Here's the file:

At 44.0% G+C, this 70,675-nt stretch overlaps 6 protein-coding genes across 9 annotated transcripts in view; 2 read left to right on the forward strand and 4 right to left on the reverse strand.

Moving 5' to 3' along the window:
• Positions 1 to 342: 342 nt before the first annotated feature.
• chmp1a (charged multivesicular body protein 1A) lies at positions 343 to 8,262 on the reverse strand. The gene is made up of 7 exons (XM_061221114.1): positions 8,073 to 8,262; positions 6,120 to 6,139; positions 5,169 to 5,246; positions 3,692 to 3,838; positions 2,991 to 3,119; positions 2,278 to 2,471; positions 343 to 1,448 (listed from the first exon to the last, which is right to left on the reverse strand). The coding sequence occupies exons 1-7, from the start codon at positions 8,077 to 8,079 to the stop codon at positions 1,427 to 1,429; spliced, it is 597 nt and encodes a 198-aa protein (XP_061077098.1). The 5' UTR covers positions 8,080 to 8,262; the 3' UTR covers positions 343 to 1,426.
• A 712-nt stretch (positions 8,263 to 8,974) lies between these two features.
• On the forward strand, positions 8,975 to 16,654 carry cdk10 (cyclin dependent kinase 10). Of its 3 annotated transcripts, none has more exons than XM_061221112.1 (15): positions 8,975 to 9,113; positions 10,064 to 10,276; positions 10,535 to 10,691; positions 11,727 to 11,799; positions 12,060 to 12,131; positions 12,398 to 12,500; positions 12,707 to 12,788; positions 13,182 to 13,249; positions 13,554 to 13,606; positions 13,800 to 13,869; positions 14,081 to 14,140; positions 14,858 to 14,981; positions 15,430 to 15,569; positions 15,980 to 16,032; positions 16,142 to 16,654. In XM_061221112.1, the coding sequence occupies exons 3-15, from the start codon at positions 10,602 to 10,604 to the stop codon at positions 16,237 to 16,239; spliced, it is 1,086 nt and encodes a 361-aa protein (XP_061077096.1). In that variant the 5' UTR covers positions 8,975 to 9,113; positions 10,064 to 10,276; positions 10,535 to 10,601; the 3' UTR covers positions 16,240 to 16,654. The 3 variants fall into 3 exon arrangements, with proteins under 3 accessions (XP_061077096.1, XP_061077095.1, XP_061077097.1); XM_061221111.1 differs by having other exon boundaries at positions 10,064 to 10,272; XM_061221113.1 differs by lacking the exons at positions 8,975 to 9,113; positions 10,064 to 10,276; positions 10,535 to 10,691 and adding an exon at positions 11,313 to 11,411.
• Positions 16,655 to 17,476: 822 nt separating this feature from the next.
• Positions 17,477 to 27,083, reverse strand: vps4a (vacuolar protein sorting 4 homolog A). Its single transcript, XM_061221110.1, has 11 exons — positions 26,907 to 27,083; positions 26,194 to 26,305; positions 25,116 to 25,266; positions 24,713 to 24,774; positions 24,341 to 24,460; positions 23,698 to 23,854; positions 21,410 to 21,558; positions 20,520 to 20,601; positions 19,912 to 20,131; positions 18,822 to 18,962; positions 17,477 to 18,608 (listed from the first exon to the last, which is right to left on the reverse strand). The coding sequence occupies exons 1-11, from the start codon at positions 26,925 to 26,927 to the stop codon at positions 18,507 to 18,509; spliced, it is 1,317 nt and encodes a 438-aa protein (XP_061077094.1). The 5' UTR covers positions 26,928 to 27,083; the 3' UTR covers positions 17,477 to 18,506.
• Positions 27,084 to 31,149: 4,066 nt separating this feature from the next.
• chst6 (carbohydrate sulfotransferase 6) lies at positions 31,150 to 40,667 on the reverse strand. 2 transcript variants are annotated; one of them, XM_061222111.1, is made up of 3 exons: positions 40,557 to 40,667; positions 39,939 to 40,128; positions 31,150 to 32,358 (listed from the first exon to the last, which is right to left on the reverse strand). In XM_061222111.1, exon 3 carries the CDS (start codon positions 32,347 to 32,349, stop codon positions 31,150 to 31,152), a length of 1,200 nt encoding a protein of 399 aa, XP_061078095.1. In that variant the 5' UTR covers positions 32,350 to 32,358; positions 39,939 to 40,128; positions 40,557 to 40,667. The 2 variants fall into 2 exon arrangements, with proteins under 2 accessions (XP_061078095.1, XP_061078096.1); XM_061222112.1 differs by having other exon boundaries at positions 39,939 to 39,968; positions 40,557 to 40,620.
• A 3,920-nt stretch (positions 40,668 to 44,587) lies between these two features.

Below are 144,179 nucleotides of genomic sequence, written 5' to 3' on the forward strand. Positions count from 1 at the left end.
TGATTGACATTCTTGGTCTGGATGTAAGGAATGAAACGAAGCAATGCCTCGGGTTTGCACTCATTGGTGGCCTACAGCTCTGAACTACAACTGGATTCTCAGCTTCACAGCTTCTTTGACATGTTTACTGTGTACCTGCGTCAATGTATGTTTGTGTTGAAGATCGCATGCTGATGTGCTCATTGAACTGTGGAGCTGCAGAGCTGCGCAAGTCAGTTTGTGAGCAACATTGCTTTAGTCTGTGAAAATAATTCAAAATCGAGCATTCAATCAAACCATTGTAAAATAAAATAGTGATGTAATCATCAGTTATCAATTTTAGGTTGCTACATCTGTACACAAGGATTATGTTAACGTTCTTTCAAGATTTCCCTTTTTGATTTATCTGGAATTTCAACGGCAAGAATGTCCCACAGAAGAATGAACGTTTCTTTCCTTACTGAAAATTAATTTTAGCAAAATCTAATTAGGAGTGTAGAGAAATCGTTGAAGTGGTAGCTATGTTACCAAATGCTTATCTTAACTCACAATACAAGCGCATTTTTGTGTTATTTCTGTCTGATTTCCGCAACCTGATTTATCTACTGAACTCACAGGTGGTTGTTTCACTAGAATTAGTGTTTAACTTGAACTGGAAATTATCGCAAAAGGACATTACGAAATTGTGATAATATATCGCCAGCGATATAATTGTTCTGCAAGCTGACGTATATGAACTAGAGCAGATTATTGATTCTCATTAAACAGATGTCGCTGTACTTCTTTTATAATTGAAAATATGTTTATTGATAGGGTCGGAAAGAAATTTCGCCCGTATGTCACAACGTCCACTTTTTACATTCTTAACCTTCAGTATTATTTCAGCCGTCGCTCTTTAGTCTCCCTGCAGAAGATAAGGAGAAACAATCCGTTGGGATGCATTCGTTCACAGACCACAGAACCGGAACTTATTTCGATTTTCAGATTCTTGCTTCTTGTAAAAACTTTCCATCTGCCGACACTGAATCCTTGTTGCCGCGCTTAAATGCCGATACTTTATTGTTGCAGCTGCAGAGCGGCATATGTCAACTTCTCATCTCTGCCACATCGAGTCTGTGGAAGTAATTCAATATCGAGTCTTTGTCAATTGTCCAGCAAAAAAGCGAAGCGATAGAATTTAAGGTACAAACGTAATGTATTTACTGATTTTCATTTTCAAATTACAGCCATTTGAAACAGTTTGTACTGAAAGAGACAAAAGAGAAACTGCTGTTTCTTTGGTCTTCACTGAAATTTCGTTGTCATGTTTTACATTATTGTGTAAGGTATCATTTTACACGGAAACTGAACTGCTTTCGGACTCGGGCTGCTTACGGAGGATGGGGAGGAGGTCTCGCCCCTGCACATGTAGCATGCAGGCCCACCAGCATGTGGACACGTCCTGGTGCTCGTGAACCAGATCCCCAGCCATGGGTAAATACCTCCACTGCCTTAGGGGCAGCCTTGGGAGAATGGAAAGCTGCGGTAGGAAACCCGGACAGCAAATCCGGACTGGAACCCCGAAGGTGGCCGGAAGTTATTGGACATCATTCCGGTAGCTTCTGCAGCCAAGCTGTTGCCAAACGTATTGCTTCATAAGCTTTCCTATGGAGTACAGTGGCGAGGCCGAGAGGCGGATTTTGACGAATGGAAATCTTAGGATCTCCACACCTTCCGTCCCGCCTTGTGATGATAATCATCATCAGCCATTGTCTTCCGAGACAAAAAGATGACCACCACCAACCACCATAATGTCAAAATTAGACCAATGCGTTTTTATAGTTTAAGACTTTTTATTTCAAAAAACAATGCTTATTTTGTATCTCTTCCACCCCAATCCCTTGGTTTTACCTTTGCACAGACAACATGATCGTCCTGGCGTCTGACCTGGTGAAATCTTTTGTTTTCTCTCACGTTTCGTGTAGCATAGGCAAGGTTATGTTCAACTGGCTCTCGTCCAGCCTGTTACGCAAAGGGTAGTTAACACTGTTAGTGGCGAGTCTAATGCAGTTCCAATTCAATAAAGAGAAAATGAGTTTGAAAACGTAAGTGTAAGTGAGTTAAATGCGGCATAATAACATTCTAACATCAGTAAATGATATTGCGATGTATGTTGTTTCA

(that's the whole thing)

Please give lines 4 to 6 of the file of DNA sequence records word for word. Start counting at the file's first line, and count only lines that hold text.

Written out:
• chmp1a (charged multivesicular body protein 1A) lies at positions 343 to 8,262 on the reverse strand. The gene is made up of 7 exons (XM_061221114.1): positions 8,073 to 8,262; positions 6,120 to 6,139; positions 5,169 to 5,246; positions 3,692 to 3,838; positions 2,991 to 3,119; positions 2,278 to 2,471; positions 343 to 1,448 (listed from the first exon to the last, which is right to left on the reverse strand). The coding sequence occupies exons 1-7, from the start codon at positions 8,077 to 8,079 to the stop codon at positions 1,427 to 1,429; spliced, it is 597 nt and encodes a 198-aa protein (XP_061077098.1). The 5' UTR covers positions 8,080 to 8,262; the 3' UTR covers positions 343 to 1,426.
• A 712-nt stretch (positions 8,263 to 8,974) lies between these two features.
• On the forward strand, positions 8,975 to 16,654 carry cdk10 (cyclin dependent kinase 10). Of its 3 annotated transcripts, none has more exons than XM_061221112.1 (15): positions 8,975 to 9,113; positions 10,064 to 10,276; positions 10,535 to 10,691; positions 11,727 to 11,799; positions 12,060 to 12,131; positions 12,398 to 12,500; positions 12,707 to 12,788; positions 13,182 to 13,249; positions 13,554 to 13,606; positions 13,800 to 13,869; positions 14,081 to 14,140; positions 14,858 to 14,981; positions 15,430 to 15,569; positions 15,980 to 16,032; positions 16,142 to 16,654. In XM_061221112.1, the coding sequence occupies exons 3-15, from the start codon at positions 10,602 to 10,604 to the stop codon at positions 16,237 to 16,239; spliced, it is 1,086 nt and encodes a 361-aa protein (XP_061077096.1). In that variant the 5' UTR covers positions 8,975 to 9,113; positions 10,064 to 10,276; positions 10,535 to 10,601; the 3' UTR covers positions 16,240 to 16,654. The 3 variants fall into 3 exon arrangements, with proteins under 3 accessions (XP_061077096.1, XP_061077095.1, XP_061077097.1); XM_061221111.1 differs by having other exon boundaries at positions 10,064 to 10,272; XM_061221113.1 differs by lacking the exons at positions 8,975 to 9,113; positions 10,064 to 10,276; positions 10,535 to 10,691 and adding an exon at positions 11,313 to 11,411.